Ragusa Superiore is the modern part of Ragusa sitting on the top of the hill, separated by a deep ravine, the Valle dei Ponti, from Ragusa Ibla.
A walk from Ragusa Superiore to Ragusa Ibla via the Santa Maria delle Scale, a 15th century church, is a must for its vista of winding pathways and plant filled cliffs. It takes about half an hour to descend the Salita del Commendatore.
The “modern” town has been developed on a framework of straight, parallel streets intersecting at right angles to each other, to form a grid like pattern up the side of the Patro hill. Grey stone houses and baroque palazzi are effectively Ragusa’s historic centre and it’s quite magnificent.
The elegant via Roma, bisects the town on a parallel axis to the side of the hill, the perpendicular long main street Corso Italia, cuts trough the upper town and makes for Ragusa’s best promenade.
On the right is Piazza San Giovanni, overlooked by the church with the same name, Cattedrale di San Giovanni, the main attraction of Ragusa Superiore dating from early 18th century and dedicated to St. John the Baptist. Pause on the elegant square in front of the cathedral and look uphill to admire its decorative facade, which is made asymmetrical by Mario Spada’s pretty campanile on its western side. Its front elevation contains a wide terrace. The inside is ornate, especially the stucco decorations in the cupola. Tha Latin cross interior is notable for its two orders of pillars, each made of locally quarried asphaltite (www.cattedralesangiovanni.it).
Uphill, above the cathedral, it crosses Via Roma, which to the north ends in a belvedere, La Rotonda, with a view of Ragusa Ibla a d the San Leonardo gorge. Farther long the Corso Italia, on the left is the 19 century Chiesa del Collegio di Maria Addolorata, with Palazzo Lupis beyond. Via San Vito follows with Palazzo Sacco at no. 156, marked by a great coat of arms supported on decorative brackets on the corner. Note the balcony brackets projecting from the lateral facade carved with figures and grotesques.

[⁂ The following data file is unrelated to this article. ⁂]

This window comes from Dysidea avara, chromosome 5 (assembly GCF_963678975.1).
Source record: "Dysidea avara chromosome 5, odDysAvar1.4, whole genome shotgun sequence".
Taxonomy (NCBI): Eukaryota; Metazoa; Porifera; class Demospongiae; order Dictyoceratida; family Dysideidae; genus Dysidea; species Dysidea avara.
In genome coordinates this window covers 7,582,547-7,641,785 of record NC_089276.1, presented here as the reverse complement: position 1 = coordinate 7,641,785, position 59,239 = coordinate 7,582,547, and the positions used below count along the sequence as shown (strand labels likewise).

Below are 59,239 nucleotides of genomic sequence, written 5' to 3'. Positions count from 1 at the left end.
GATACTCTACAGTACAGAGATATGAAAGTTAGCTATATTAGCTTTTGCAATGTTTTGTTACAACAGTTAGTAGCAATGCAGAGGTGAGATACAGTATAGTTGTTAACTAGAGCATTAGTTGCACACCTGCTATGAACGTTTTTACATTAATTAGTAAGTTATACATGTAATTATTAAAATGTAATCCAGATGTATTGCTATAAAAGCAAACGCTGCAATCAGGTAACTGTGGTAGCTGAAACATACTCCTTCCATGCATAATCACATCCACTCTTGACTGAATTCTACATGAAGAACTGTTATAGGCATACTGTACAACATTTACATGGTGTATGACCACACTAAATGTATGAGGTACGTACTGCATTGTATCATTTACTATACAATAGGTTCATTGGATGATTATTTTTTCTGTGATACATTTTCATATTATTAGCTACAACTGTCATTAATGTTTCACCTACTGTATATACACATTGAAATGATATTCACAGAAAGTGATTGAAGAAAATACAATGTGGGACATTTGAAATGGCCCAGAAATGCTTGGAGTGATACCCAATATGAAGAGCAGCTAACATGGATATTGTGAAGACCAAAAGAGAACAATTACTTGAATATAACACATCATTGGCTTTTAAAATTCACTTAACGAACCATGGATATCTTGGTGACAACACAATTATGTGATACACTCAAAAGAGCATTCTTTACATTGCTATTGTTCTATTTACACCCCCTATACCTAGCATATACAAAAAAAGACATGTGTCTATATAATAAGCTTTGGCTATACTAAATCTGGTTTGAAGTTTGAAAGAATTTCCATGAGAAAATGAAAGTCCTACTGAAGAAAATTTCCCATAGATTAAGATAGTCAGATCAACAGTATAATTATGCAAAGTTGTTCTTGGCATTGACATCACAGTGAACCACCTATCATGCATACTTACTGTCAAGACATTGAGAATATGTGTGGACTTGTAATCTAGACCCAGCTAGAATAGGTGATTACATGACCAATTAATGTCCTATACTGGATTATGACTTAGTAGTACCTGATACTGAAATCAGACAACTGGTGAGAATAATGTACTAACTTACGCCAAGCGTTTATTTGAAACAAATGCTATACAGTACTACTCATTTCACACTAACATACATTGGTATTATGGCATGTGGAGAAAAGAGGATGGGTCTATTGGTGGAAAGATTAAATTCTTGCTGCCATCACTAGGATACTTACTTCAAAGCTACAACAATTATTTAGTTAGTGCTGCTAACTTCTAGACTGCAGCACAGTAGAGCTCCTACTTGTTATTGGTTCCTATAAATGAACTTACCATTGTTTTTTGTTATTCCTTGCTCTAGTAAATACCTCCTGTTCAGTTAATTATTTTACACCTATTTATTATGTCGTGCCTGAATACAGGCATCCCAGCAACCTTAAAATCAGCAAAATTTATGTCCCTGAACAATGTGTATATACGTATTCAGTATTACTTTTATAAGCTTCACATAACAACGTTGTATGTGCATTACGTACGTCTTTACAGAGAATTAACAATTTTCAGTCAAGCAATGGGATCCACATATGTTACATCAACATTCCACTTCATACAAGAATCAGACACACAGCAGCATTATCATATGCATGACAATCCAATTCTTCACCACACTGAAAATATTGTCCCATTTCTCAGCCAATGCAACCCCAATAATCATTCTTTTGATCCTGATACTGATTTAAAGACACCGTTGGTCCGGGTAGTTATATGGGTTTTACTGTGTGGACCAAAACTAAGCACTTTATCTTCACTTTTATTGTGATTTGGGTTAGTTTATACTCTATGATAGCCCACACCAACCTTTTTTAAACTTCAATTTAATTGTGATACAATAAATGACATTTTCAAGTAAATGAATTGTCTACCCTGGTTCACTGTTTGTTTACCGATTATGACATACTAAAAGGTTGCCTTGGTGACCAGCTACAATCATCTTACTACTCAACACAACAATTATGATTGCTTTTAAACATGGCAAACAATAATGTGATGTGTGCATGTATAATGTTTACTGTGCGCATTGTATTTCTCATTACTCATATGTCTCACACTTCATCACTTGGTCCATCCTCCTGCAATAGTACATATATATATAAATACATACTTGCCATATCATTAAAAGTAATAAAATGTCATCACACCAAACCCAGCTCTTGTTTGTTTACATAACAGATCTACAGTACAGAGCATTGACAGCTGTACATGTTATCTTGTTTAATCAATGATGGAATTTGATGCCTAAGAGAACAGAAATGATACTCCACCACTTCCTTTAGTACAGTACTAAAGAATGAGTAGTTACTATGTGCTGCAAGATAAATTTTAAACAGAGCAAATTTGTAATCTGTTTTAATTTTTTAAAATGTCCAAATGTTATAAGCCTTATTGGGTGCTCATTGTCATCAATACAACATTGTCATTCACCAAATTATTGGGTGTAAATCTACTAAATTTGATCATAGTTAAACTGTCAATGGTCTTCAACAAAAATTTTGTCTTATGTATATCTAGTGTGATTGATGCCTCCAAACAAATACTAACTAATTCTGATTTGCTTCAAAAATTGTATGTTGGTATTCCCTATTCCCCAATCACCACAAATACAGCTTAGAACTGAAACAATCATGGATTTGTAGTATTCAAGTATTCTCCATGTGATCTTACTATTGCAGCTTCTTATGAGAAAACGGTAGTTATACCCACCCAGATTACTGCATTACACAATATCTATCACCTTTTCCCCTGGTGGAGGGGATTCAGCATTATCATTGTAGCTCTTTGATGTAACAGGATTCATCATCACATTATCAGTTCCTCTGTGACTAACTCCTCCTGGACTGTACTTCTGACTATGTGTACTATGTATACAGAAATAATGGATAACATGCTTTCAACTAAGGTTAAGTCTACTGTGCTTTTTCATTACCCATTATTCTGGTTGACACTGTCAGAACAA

Back in Corso Italia, a short distance farther along on the left, rises the 18 century Palazzo Bertini. Three masks peer down from the carved window keystones. According to tradition, these personify a hungry and toothless pauper; a nobleman, serenaly confident of his special status, and a prosperous merchant with the self-satisfied expression of the rich.
South on Via Roma takes you towards Ponte Nuovo, which crosses the little Santa Domenica stream high above the public gardens of Villa Margherita. From the bridge, there is a good view of Ponte dei Cappuccini and Ponte Papa Giovanni XXIII beyond. Across the bridge is Piazza Libertà, with Fascist-era buildings.
Just before the Ponte Nuovo bridge is the Museo Archeologico Regionale Ibleo, located at Palazzo Mediterraneo, displays artifacts recovered from ancient colonies in the surrounding area. The best of the collection is a reconstruction of the Classical necropoli at Camarina and Rito, 16km (10 miles) northwest of Marina di Ragusa. Assaulted by the Carthaginians, the colony was finally leveled by the Romans as early as 958 BC.
Where to Stay
One Bedroom in Ragusa Superiore with walk in closet. Set in the heart of Ragusa Superiore, this pretty bedroom is few minutes walk from the Cathedral of San Giovanni Battista. The room, modern and bright, include a private bathroom with hairdryer, air-conditioning, LCD TV and free WI FI.
Studio Ragusa Superiore.
Where to Eat